The state of education in Nigeria calls for a serious concern. Fixing it should now be an emergency!
The Universal Basic Education (UBE) Act (2004) currently provides for nine years of free and compulsory education for every Nigerian child. Yet, 10.5 million primary and secondary aged children are still missing out on an education, the highest number of any country in the world. The numbers of those missing senior-secondary education, not yet mandatory, is unknown.
It will be too traumatizing to add to the above figure, the number of Nigerian children in schools where no learning takes place. As reported by the Zamfara State Universal Basic Education Board (UBEB), the North West region of Nigeria has about 308 schools with one Arabic teacher each who shamefully can teach neither English nor Mathematics. On the other hand, the regions with acceptable basic education are locked in the misfortune of the non-coverage of secondary schools. Hence, foundations laid from the primary and junior secondary schools are mostly destroyed afterwards.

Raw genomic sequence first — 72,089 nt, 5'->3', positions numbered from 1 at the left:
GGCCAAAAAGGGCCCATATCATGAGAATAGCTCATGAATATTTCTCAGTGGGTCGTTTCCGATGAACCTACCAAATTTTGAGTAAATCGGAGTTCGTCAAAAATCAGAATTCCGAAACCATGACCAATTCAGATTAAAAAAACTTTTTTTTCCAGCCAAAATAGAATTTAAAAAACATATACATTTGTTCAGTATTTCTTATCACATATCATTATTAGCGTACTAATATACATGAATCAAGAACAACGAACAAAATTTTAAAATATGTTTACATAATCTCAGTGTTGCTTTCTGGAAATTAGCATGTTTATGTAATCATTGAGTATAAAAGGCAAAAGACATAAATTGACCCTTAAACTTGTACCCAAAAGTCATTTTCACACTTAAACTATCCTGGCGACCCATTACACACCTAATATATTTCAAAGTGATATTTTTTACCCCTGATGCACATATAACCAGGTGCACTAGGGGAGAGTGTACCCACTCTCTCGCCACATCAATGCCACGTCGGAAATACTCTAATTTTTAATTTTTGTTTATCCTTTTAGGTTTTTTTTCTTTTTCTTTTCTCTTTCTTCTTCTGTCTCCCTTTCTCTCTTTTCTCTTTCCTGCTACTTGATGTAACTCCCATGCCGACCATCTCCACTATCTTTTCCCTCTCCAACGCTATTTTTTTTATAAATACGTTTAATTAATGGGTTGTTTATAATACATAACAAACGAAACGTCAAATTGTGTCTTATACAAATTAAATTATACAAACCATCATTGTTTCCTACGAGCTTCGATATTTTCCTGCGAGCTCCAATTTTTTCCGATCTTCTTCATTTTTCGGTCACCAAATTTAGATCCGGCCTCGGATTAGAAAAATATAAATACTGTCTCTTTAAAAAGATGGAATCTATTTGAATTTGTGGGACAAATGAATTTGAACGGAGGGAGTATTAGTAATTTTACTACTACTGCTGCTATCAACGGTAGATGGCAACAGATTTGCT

The demand for improved domestic investment in education and the extension of the federal government's mandate for free, compulsory and quality education up to senior secondary school or its equivalent is one that is germane to the sustainability of the Nigerian entity.
It is now over 304 days since the upper chamber of the National Assembly passed an amendment to the UBE Act and transmitted it to the lower arm. All that can be confirmed currently, is that the 8th National Assembly is still in the process for a ‘thorough’ review of the Act. Laudable as an in depth review may sound, it is pitifully swallowed by the economic costs of National Assembly’s delay.
Confounded by this inaction, we are calling on all concerned citizens to take this action to make the UBE Act Amendment bill become a law as soon as possible.
The socio-economic costs of the 304 days delay is too devastating on Nigeria!